Cruising From Alamitos Bay, Newport Beach to Beautiful Catalina Island
After three days of wind and choppy seas day four dawned revealing blue skies and perfect sea conditions. We moved Mai Tai to a nearby doc to empty our holding tanks and top off the water tank. A small, remote beach on the north side of Catalina is our target as we cruise to Catalina Island.
We set out to sea with perfect weather and sea conditions. Taking our time exploring anchorages and ports while waiting for better conditions paid off.
Santa Catalina Island
Catalina Island is about 35 miles from Newport Beach. It is 22 miles long and visible from the mainland on a clear day. The only town on the island is Avalon which is the primary destination and has the largest anchorage.
We wanted to experience the solitude afforded by this largely undeveloped popular vacation spot. The weather on the island is about the best southern California has to offer. The waters surrounding the island are among the clearest and cleanest anywhere. And, fishing is amazing.
We identified a small beach located on the northeast side in the middle of the island.
Our first anchorage on Catalina Island was just as we wanted. Isolated, private and empty of any other boats or people. It was the perfect spot to kick back and relax as we settled into life on the hook.
This anchorage is located on Long Point. It is a beautiful little cove with a private beach. Water depth drops off quickly from the beach so anchoring close to the beach is possible.
This spot is exposed to surge and can become uncomfortable in windy conditions. We just happened to arrive on a day with perfect conditions.
Second Anchorage – White Cove
After spending the day in our little cove we decided to check out a more populated anchorage with a little more protection from wind and waves. White Cove was a short hop from where we were and looked as good as any. So off we went.
When we arrived there were only a few boats anchored here. The crowd grew as the labor day weekend approached. By the time the weekend arrived the anchorage was full and everyone was celebrating.
Practical Life Aboard While At Anchor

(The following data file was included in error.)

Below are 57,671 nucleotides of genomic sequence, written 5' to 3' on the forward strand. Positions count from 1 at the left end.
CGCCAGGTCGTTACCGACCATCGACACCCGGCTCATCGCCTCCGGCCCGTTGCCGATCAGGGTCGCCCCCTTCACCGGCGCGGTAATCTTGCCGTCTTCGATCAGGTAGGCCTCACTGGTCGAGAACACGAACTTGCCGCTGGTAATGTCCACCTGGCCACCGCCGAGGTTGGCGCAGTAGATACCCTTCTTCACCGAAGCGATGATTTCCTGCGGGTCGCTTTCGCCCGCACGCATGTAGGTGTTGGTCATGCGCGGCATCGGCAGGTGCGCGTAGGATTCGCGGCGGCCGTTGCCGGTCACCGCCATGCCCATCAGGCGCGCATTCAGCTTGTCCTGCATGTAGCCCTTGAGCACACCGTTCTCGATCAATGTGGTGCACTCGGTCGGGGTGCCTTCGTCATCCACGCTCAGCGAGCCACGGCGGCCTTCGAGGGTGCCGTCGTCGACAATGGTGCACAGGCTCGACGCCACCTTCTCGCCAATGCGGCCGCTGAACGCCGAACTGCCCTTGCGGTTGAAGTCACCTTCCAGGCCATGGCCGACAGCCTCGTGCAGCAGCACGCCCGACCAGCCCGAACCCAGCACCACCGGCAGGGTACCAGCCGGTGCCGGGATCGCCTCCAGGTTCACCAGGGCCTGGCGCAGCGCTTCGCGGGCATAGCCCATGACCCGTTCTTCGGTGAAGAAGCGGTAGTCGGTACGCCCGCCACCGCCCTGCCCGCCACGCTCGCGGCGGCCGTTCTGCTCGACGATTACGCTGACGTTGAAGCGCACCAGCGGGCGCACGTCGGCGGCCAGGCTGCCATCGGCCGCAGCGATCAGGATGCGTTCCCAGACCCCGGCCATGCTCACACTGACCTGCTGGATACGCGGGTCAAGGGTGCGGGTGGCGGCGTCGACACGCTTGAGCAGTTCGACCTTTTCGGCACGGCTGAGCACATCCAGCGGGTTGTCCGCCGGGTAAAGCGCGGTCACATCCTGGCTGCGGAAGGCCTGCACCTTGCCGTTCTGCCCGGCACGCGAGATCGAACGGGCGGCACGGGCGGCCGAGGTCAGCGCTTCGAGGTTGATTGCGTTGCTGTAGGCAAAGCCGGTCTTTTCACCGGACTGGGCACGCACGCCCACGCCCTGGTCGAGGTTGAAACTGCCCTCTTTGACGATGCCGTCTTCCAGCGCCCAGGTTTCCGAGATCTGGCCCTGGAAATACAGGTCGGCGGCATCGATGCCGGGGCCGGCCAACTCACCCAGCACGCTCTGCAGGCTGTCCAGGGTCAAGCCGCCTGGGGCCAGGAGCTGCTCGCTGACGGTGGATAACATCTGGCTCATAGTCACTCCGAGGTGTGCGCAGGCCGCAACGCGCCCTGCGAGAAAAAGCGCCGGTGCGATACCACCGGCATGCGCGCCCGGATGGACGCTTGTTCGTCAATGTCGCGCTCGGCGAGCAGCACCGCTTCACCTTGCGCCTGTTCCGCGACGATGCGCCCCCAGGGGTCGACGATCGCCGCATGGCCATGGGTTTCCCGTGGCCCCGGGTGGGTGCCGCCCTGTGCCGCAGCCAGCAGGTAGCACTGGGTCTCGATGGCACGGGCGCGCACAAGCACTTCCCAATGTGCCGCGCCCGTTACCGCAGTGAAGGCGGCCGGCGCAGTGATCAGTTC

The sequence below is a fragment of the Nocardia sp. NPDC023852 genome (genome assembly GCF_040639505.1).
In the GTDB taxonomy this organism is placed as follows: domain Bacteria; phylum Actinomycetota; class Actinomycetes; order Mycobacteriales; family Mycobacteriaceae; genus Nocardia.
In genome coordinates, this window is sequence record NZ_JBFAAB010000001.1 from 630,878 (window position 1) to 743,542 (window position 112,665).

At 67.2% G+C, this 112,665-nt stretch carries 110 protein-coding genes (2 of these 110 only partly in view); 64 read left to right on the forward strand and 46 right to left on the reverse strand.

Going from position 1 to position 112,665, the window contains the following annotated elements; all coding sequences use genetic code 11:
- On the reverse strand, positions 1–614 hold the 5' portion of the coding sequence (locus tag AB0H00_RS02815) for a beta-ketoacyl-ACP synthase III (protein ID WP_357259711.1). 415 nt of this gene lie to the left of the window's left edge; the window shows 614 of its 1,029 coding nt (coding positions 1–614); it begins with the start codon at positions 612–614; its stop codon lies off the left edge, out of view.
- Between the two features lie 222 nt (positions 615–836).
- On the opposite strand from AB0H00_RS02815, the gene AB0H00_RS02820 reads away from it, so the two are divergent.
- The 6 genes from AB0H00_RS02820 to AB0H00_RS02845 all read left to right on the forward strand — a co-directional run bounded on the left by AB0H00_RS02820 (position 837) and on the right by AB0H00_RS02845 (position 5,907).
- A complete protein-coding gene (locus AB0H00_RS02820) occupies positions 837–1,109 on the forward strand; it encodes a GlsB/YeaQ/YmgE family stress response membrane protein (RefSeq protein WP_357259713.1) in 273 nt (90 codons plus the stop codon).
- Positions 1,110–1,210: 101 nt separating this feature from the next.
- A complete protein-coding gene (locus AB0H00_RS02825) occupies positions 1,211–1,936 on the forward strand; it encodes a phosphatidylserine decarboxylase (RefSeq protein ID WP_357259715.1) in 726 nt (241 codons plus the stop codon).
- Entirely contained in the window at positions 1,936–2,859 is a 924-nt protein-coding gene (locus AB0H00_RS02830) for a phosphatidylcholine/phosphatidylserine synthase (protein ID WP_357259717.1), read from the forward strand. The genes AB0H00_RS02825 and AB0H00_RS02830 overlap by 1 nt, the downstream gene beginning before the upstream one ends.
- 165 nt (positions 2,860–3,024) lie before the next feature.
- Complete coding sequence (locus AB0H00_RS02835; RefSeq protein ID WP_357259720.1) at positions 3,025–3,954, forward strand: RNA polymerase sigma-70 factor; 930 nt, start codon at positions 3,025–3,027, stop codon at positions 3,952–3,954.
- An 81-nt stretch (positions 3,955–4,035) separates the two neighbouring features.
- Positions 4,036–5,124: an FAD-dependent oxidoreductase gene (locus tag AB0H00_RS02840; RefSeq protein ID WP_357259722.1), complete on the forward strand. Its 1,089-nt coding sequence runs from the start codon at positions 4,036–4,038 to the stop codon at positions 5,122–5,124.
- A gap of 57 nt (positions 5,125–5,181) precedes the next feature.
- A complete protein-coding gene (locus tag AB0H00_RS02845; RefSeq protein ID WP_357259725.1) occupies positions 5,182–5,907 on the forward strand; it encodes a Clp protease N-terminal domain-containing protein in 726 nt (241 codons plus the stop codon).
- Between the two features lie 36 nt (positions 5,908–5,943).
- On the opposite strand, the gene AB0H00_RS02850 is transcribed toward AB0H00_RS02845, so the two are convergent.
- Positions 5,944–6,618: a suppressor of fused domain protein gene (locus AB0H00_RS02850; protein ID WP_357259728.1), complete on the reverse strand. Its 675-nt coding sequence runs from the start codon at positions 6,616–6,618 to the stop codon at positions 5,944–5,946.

Operational considerations while away from the docks and all the amenities they provide, like water and electricity, necessitates strict conservation measures. Electrical power is limited by battery capacity and our ability to recharge. Fresh water is the most critical while in remote locations and strict rationing was implemented.
Mai Tai is equipped with a generator and 100 watt solar panel to assist in battery charging. During the sunny days at Catalina the solar panel kept our house battery bank topped up and ready for night use. During our five days here we never needed to start the generator.
Fresh water was our most urgent concern. Mai Tai is not equipped with a water maker so we had to make our 80 gallons last for at least five days. Luckily we were in a place where the water and weather were perfect for swimming. No showers necessary. We also carried 10 gallons of bottled water for drinking. By the time we arrived at our next port of call we had water to spare.
I’ll be the first to admit that I am not a fisherman. But, fishing here at Catalina made me look like a pro. Granted, these are not trophy fish but it sure boosted my confidence.
Our visit here was everything we hoped it would be. Independence, freedom, self sufficiency and a beautiful setting all wrapped into one memorable experience. We’ll be visiting this paradise again.
As this leg of our journey winds down we prepare to cross back to the mainland.
Join us at the beginning of our journey by clicking here.